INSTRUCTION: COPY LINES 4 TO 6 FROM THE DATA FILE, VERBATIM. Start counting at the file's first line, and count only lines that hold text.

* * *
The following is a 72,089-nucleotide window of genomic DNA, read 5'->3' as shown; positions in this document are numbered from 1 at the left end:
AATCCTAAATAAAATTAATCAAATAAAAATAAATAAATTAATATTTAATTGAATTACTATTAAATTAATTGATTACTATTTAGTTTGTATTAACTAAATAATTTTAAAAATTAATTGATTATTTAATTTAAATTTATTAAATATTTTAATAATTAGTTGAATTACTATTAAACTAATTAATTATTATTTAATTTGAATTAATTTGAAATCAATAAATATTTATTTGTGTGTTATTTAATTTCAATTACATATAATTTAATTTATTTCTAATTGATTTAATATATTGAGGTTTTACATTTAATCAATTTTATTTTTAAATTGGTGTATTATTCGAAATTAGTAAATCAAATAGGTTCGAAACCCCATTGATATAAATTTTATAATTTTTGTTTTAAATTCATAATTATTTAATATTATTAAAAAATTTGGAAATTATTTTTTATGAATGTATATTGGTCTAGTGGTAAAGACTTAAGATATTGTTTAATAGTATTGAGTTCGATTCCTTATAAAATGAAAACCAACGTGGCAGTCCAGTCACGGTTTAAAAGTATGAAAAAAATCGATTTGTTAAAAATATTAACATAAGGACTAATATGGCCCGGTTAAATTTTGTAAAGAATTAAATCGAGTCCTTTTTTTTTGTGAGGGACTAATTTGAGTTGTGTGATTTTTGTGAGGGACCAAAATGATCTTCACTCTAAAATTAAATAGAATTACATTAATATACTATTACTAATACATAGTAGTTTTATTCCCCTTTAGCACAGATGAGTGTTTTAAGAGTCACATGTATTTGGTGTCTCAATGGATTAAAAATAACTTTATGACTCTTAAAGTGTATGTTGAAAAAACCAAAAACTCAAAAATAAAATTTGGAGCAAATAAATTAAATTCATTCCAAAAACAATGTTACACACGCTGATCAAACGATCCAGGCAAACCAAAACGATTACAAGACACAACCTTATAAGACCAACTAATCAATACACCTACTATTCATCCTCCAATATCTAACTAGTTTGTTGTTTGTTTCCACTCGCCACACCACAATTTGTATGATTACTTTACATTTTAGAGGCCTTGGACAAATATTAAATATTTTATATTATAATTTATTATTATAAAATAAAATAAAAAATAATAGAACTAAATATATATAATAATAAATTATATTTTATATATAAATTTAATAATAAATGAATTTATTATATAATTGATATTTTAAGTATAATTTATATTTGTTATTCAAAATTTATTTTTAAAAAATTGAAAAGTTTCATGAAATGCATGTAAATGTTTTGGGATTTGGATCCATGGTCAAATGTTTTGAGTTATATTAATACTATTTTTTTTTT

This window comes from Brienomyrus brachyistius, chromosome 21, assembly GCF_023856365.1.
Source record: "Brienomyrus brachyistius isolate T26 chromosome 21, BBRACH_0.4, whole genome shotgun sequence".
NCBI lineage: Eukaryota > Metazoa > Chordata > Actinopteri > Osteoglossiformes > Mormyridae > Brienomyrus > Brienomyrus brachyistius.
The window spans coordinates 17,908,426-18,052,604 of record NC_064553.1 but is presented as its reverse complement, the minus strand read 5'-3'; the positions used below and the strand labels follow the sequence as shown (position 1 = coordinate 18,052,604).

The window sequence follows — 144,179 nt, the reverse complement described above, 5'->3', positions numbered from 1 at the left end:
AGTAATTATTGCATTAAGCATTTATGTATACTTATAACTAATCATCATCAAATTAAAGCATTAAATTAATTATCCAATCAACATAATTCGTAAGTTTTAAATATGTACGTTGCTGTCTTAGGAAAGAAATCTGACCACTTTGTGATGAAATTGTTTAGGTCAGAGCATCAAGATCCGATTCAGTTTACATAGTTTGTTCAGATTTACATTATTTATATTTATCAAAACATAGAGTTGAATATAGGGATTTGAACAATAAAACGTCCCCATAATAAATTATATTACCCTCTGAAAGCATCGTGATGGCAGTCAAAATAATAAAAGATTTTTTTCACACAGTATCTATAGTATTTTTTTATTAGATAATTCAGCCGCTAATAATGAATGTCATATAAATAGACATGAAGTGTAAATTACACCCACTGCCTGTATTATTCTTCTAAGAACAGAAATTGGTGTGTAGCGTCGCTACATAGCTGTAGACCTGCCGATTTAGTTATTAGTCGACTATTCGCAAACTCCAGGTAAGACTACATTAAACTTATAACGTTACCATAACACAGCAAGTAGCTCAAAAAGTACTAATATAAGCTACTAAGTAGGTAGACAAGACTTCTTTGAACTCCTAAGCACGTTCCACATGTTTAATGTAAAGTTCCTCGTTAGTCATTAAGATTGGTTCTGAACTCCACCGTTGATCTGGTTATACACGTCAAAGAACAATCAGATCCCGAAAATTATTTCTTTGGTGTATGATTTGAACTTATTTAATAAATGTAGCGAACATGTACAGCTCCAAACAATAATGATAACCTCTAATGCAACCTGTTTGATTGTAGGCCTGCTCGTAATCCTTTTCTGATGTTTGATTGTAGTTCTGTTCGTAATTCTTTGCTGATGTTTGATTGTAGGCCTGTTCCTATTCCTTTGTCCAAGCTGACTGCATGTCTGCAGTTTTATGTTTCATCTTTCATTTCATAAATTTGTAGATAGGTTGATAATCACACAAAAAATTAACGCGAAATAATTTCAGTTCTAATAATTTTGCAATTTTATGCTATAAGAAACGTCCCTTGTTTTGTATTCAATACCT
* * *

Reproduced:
Source record: "Brienomyrus brachyistius isolate T26 chromosome 21, BBRACH_0.4, whole genome shotgun sequence".
NCBI lineage: Eukaryota > Metazoa > Chordata > Actinopteri > Osteoglossiformes > Mormyridae > Brienomyrus > Brienomyrus brachyistius.
The window spans coordinates 17,908,426-18,052,604 of record NC_064553.1 but is presented as its reverse complement, the minus strand read 5'-3'; the positions used below and the strand labels follow the sequence as shown (position 1 = coordinate 18,052,604).